With an understanding of the major muscles of the exterior pharynx, it is easier to delve into some detail about important associated structures, including nerves and vasculature. Superiorly and posterolaterally from the pharyngobasilar fascia, the jugular foramen serves as an exit site for cranial nerves IX, X, and XI. In relation to each other, cranial nerve IX exits the jugular foramen anterior to both cranial nerve X and cranial nerve XI. Cranial nerve IX travels posteriorly along the stylopharyngeus muscle and enters the space between the superior and middle pharyngeal constrictor muscle as the stylopharyngeus muscle does.

Posterior to cranial nerves IX, X, and XI, the upper portion of internal jugular vein exits the jugular fossa. Slightly medial to the jugular foramen, cranial nerve XII exits the hypoglossal canal and travels posterolaterally across the internal jugular vein. Anteromedially to the jugular foramen is the upper end of the internal carotid artery as it enters the posterior part of the carotid canal. It should be noted that the sympathetic trunk, including the superior cervical ganglion, is directly posterior to the internal carotid artery as it travels downwards on the lateral aspect of the pharyngeal constrictor muscles and merges to form the common carotid artery.

Examining from a lateral perspective, gaps between the pharyngeal constrictor muscles exist. These gaps serve as entry points for various structures. As mentioned above, superior to the superior constrictor muscle, the gap allows entry for the levator veli palatini muscles and auditory tube. Also mentioned above, the stylopharyngeus muscle, cranial nerve IX, and the stylohyoid ligament enter between the superior and middle pharyngeal constrictor muscles.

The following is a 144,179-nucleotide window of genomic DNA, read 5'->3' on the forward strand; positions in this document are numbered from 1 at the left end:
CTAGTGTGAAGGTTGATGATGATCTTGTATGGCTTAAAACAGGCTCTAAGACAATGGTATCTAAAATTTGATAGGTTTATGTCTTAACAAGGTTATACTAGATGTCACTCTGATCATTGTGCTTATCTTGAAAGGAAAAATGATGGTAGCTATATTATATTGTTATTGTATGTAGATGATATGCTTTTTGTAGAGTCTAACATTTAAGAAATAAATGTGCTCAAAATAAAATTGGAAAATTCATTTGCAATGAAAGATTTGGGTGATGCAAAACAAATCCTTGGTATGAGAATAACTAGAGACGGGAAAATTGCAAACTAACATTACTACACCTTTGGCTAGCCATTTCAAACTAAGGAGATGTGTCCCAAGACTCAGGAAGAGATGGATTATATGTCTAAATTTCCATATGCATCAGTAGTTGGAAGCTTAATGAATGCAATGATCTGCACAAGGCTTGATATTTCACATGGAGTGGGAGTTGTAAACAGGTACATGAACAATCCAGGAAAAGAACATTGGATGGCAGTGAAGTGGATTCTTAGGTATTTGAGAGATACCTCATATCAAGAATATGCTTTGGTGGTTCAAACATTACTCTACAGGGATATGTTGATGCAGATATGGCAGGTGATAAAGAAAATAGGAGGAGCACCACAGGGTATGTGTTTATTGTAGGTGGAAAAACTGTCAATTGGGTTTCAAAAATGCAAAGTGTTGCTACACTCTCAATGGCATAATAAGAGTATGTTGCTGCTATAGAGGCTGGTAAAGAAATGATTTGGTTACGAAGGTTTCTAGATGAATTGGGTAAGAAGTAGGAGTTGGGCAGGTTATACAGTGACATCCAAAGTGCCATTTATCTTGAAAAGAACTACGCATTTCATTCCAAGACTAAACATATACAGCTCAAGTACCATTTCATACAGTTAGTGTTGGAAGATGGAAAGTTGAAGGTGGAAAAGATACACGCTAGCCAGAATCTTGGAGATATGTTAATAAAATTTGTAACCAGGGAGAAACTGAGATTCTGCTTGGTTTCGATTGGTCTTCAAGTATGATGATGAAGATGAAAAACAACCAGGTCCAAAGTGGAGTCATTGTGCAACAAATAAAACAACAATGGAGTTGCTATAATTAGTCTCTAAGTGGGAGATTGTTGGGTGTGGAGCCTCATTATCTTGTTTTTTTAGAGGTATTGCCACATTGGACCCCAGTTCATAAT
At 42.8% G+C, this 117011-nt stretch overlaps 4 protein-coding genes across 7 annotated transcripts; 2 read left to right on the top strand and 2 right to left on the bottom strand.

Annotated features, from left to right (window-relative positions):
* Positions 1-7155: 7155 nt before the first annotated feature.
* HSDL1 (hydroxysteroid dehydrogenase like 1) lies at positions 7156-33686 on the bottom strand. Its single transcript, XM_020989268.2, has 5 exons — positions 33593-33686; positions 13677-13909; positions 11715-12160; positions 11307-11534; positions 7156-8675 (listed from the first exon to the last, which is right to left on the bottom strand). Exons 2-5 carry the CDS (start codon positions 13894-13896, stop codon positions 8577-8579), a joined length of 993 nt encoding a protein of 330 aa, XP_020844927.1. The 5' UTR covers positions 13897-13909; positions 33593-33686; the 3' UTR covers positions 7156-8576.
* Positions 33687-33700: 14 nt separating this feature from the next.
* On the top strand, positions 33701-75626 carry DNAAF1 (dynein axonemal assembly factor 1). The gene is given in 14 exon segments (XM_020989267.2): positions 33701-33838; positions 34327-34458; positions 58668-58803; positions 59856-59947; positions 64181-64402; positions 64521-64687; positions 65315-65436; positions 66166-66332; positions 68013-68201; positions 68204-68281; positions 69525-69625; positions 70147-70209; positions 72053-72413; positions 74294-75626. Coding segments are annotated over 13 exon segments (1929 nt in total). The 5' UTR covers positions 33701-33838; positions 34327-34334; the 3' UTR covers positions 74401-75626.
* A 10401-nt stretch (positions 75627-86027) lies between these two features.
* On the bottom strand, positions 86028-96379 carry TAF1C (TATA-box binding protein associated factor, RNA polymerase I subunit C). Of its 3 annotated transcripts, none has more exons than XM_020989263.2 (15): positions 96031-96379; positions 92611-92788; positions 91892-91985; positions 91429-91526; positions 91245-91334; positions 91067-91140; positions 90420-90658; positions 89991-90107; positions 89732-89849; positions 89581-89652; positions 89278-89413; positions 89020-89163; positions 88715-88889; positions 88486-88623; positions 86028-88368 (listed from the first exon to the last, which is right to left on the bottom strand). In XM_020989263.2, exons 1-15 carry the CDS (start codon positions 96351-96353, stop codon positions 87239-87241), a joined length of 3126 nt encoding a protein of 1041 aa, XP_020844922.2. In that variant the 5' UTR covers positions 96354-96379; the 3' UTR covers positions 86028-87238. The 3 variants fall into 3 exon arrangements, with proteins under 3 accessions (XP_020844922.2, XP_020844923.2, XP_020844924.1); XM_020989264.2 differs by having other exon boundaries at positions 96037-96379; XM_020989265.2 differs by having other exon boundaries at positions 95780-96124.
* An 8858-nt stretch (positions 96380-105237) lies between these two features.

Continuing down the exterior pharyngeal wall, the gap between the middle and inferior pharyngeal constrictor muscles allow entry of the internal branch of the superior laryngeal nerve and the superior laryngeal artery. Lastly, inferior to the inferior constrictor muscle allows entry to the recurrent laryngeal nerve.

Interior of the Pharynx

The best way to examine the interior of the pharynx is either a sagittal cross-section or posteriorly after midline dissection of the external surface of the pharynx.

Nasal Part (Nasopharynx)

The nasopharynx is defined anatomically as the region superior to the soft palate that communicates with the nasal cavity through the choanae. Specifically, the superior border is defined as the pharyngeal fornix, a mucous membrane intimately layering the basal parts of the occipital and sphenoid bones. Laterally and posteriorly, the superior pharyngeal constrictor muscles and the pharyngobasilar fascia define the borders.